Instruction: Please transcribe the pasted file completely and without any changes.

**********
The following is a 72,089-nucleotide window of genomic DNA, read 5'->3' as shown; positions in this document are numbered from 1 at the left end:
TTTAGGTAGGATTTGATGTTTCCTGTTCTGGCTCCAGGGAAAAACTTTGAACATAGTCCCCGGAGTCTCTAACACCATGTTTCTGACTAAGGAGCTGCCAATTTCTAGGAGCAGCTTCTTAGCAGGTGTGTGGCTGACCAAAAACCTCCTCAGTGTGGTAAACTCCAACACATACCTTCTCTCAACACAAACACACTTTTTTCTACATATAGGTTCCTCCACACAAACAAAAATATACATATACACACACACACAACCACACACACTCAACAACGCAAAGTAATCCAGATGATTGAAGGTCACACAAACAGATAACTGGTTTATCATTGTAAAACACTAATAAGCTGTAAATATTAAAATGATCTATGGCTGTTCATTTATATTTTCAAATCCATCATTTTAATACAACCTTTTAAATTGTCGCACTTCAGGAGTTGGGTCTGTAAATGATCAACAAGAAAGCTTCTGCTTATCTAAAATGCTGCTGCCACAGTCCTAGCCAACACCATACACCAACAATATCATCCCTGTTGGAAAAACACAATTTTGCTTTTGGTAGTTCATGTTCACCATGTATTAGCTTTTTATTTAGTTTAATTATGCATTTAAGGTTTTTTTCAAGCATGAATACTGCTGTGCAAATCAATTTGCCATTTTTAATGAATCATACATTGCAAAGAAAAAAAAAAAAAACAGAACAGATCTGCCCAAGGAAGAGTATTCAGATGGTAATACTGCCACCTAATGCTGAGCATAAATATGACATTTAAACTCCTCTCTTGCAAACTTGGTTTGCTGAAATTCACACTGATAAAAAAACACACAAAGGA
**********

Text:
The following is a 72,089-nucleotide window of genomic DNA, read 5'->3' as shown; positions in this document are numbered from 1 at the left end:
TTTAGGTAGGATTTGATGTTTCCTGTTCTGGCTCCAGGGAAAAACTTTGAACATAGTCCCCGGAGTCTCTAACACCATGTTTCTGACTAAGGAGCTGCCAATTTCTAGGAGCAGCTTCTTAGCAGGTGTGTGGCTGACCAAAAACCTCCTCAGTGTGGTAAACTCCAACACATACCTTCTCTCAACACAAACACACTTTTTTCTACATATAGGTTCCTCCACACAAACAAAAATATACATATACACACACACACAACCACACACACTCAACAACGCAAAGTAATCCAGATGATTGAAGGTCACACAAACAGATAACTGGTTTATCATTGTAAAACACTAATAAGCTGTAAATATTAAAATGATCTATGGCTGTTCATTTATATTTTCAAATCCATCATTTTAATACAACCTTTTAAATTGTCGCACTTCAGGAGTTGGGTCTGTAAATGATCAACAAGAAAGCTTCTGCTTATCTAAAATGCTGCTGCCACAGTCCTAGCCAACACCATACACCAACAATATCATCCCTGTTGGAAAAACACAATTTTGCTTTTGGTAGTTCATGTTCACCATGTATTAGCTTTTTATTTAGTTTAATTATGCATTTAAGGTTTTTTTCAAGCATGAATACTGCTGTGCAAATCAATTTGCCATTTTTAATGAATCATACATTGCAAAGAAAAAAAAAAAAAACAGAACAGATCTGCCCAAGGAAGAGTATTCAGATGGTAATACTGCCACCTAATGCTGAGCATAAATATGACATTTAAACTCCTCTCTTGCAAACTTGGTTTGCTGAAATTCACACTGATAAAAAAACACACAAAGGA